Hungover: The Morning After and One Man’s Quest for the Cure
Shaughnessy Bishop-Stall just might be the expert that sufferers of hangovers have always needed, said Molly Young in The New York Times. Not only is the Canadian journalist a “tenacious” historical researcher. In his pursuit of useful knowledge about the grim day-after consequences of overindulging, “he’s willing to get thoroughly torn up on a consistent basis in colorful circumstances.” In his lively new book, he shares stories of bungee jumping, driving a race car, and soaking in a boiling cauldron of herbs while hung over; in every case, he was testing a potential cure. And though he does eventually land upon an elixir that seems to combat all the dour physical symptoms, he’s never blind to the more elusive aftereffects of heavy drinking, including “the scrim of despair and self-loathing” that remains the most incurable symptom of intemperance.
Part of the pleasure of the book is learning how bad humans have been at tackling this all-too-familiar ailment, said Brian Kelly in The Wall Street Journal. Pliny the Elder’s suggested cure? Two eels suffocated in wine. In contemporary Puerto Rico, hangover sufferers still squeeze lime juice into their armpits, while in Haiti voodoo practitioners stick needles into the cork of the bottle that did the damage. Bishop-Stall himself consumes charcoal as Victorian-era Londoners did and agrees to be buried in hay on top of an Austrian Alp. And as the list of potential cures grows, he packs his chronicle with “humorous and enlightening” asides about alcohol’s special place in human culture.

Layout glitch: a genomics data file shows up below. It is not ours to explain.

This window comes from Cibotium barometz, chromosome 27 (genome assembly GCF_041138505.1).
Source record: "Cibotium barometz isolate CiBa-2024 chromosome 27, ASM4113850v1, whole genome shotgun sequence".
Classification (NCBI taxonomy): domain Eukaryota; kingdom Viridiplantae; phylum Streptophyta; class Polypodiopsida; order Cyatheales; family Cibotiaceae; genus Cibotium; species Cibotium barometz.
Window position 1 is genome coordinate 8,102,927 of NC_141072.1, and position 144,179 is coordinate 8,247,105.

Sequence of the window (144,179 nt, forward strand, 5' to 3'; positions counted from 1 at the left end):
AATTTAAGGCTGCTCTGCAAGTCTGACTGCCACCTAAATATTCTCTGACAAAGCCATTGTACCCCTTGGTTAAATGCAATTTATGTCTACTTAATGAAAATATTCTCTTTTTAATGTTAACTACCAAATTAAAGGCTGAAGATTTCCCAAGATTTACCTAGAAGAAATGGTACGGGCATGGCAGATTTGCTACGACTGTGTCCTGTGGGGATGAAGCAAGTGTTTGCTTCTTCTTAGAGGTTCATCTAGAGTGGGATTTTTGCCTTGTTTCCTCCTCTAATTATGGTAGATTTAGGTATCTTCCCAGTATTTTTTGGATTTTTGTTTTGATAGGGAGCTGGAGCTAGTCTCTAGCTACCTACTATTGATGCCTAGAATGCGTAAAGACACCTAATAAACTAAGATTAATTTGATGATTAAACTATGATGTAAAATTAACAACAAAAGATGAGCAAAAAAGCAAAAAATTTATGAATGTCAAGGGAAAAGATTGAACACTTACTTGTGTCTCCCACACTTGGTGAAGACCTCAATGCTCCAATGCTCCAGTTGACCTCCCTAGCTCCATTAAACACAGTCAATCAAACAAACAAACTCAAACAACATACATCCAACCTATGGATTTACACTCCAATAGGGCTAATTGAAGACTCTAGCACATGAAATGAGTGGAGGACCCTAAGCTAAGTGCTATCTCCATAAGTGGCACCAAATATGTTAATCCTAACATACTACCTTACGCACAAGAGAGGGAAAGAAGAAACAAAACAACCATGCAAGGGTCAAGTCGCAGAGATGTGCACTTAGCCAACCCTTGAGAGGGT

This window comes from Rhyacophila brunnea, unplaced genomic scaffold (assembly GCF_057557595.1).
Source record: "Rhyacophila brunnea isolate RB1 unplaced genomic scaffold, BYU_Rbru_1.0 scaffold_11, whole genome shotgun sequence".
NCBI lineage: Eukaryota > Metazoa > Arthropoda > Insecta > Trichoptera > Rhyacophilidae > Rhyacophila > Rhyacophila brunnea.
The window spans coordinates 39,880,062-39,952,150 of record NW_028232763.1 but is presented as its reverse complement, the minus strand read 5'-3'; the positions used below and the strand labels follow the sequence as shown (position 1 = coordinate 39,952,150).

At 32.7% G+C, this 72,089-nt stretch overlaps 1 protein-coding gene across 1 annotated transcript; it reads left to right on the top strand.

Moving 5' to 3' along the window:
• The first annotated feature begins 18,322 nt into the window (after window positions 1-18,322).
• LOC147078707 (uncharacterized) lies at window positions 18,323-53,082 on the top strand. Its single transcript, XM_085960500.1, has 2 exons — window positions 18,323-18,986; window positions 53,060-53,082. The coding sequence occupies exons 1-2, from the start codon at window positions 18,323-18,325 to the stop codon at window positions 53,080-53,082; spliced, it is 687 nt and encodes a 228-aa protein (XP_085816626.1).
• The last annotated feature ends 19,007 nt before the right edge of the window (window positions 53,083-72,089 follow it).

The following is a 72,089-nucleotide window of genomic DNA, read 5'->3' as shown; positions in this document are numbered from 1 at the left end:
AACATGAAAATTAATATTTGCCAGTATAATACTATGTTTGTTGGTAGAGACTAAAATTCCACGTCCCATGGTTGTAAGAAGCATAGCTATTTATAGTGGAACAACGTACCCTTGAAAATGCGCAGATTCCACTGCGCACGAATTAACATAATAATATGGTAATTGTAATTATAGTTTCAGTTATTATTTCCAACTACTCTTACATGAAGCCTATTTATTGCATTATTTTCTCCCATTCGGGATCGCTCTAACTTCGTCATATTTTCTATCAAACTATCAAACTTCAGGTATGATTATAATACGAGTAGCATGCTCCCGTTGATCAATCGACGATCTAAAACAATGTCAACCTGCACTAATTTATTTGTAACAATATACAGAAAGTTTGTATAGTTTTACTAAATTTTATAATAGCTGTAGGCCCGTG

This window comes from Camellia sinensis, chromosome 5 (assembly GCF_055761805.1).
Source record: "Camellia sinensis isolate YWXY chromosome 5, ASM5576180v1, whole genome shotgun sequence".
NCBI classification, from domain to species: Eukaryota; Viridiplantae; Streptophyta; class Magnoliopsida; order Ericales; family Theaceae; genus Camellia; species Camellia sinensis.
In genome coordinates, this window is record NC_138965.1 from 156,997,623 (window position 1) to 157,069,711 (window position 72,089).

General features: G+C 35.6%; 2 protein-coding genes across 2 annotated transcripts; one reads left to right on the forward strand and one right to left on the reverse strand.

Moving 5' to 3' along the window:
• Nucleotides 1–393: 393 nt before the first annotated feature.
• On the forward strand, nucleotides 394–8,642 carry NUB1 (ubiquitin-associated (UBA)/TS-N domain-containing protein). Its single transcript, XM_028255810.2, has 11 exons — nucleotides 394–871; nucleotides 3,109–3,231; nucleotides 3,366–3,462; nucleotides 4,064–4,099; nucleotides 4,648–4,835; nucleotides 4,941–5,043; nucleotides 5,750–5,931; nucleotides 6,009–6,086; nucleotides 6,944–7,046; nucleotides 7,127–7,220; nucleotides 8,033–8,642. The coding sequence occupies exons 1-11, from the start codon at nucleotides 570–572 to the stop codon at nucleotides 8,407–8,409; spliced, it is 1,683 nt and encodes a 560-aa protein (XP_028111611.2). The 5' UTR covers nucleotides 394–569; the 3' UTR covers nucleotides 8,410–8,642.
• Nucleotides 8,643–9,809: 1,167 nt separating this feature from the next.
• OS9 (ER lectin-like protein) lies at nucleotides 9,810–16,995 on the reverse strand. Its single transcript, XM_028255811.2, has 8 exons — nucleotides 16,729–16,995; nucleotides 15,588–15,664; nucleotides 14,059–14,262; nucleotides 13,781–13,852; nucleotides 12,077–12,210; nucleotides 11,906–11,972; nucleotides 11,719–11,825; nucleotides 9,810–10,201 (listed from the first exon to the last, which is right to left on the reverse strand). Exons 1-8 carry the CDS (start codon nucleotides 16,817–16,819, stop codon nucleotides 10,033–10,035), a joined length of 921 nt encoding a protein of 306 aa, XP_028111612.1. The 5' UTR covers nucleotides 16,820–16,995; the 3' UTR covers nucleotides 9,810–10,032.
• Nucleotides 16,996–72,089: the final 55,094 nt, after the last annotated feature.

The fix he discovers—a pre-bed cocktail of milk thistle, frankincense, and certain vitamins and amino acids—does end the worst of his morning-after physical woes, said John Farrell in Forbes.com. “And yet, in the end, it seems a double-edged sword”: The cure eliminates Bishop-Stall’s most immediate reason to stop his heavy drinking but does nothing to address “the more insidious ones—exhaustion, lethargy, anxiety, hollowness, depression.” Drinking, he knows, can kill a person, which means his quest for a hangover anecdote might be less than heroic. As he writes in closing, “I’m not sure I’m working for the greater good.” ■